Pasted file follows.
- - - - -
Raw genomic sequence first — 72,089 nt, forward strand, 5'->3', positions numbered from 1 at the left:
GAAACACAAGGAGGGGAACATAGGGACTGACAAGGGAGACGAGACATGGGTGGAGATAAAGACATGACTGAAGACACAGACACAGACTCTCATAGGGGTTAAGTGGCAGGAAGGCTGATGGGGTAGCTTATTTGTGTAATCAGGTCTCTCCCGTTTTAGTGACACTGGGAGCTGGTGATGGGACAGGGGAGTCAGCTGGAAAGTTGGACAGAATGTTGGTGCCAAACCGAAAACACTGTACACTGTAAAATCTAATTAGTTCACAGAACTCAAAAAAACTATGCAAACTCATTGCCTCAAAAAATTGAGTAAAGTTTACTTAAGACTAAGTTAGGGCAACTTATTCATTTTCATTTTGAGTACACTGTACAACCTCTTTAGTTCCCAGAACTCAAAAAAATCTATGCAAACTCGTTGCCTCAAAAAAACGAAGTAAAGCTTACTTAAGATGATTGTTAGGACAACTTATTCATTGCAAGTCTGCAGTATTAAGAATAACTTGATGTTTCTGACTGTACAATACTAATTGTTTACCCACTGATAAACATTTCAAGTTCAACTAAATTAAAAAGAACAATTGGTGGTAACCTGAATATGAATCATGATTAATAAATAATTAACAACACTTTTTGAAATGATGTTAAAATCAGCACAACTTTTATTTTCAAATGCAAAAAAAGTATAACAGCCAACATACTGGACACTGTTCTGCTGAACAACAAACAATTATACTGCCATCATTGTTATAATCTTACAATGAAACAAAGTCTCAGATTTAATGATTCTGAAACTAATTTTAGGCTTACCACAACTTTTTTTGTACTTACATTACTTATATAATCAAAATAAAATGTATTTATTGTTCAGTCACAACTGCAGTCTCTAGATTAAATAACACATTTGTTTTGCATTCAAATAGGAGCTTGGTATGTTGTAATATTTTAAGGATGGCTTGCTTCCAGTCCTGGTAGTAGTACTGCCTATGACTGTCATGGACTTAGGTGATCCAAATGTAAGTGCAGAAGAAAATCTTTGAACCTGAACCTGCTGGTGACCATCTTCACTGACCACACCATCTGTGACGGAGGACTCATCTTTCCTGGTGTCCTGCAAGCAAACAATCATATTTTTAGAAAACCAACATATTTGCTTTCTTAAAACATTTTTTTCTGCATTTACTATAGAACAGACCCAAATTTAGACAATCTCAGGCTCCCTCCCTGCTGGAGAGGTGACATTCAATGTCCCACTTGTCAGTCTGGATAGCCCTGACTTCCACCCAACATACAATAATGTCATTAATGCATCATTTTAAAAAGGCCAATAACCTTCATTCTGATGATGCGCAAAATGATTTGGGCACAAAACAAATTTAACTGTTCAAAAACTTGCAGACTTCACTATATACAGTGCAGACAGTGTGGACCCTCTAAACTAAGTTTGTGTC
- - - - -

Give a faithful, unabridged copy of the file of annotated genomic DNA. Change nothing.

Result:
Raw genomic sequence first — 72,089 nt, forward strand, 5'->3', positions numbered from 1 at the left:
GAAACACAAGGAGGGGAACATAGGGACTGACAAGGGAGACGAGACATGGGTGGAGATAAAGACATGACTGAAGACACAGACACAGACTCTCATAGGGGTTAAGTGGCAGGAAGGCTGATGGGGTAGCTTATTTGTGTAATCAGGTCTCTCCCGTTTTAGTGACACTGGGAGCTGGTGATGGGACAGGGGAGTCAGCTGGAAAGTTGGACAGAATGTTGGTGCCAAACCGAAAACACTGTACACTGTAAAATCTAATTAGTTCACAGAACTCAAAAAAACTATGCAAACTCATTGCCTCAAAAAATTGAGTAAAGTTTACTTAAGACTAAGTTAGGGCAACTTATTCATTTTCATTTTGAGTACACTGTACAACCTCTTTAGTTCCCAGAACTCAAAAAAATCTATGCAAACTCGTTGCCTCAAAAAAACGAAGTAAAGCTTACTTAAGATGATTGTTAGGACAACTTATTCATTGCAAGTCTGCAGTATTAAGAATAACTTGATGTTTCTGACTGTACAATACTAATTGTTTACCCACTGATAAACATTTCAAGTTCAACTAAATTAAAAAGAACAATTGGTGGTAACCTGAATATGAATCATGATTAATAAATAATTAACAACACTTTTTGAAATGATGTTAAAATCAGCACAACTTTTATTTTCAAATGCAAAAAAAGTATAACAGCCAACATACTGGACACTGTTCTGCTGAACAACAAACAATTATACTGCCATCATTGTTATAATCTTACAATGAAACAAAGTCTCAGATTTAATGATTCTGAAACTAATTTTAGGCTTACCACAACTTTTTTTGTACTTACATTACTTATATAATCAAAATAAAATGTATTTATTGTTCAGTCACAACTGCAGTCTCTAGATTAAATAACACATTTGTTTTGCATTCAAATAGGAGCTTGGTATGTTGTAATATTTTAAGGATGGCTTGCTTCCAGTCCTGGTAGTAGTACTGCCTATGACTGTCATGGACTTAGGTGATCCAAATGTAAGTGCAGAAGAAAATCTTTGAACCTGAACCTGCTGGTGACCATCTTCACTGACCACACCATCTGTGACGGAGGACTCATCTTTCCTGGTGTCCTGCAAGCAAACAATCATATTTTTAGAAAACCAACATATTTGCTTTCTTAAAACATTTTTTTCTGCATTTACTATAGAACAGACCCAAATTTAGACAATCTCAGGCTCCCTCCCTGCTGGAGAGGTGACATTCAATGTCCCACTTGTCAGTCTGGATAGCCCTGACTTCCACCCAACATACAATAATGTCATTAATGCATCATTTTAAAAAGGCCAATAACCTTCATTCTGATGATGCGCAAAATGATTTGGGCACAAAACAAATTTAACTGTTCAAAAACTTGCAGACTTCACTATATACAGTGCAGACAGTGTGGACCCTCTAAACTAAGTTTGTGTC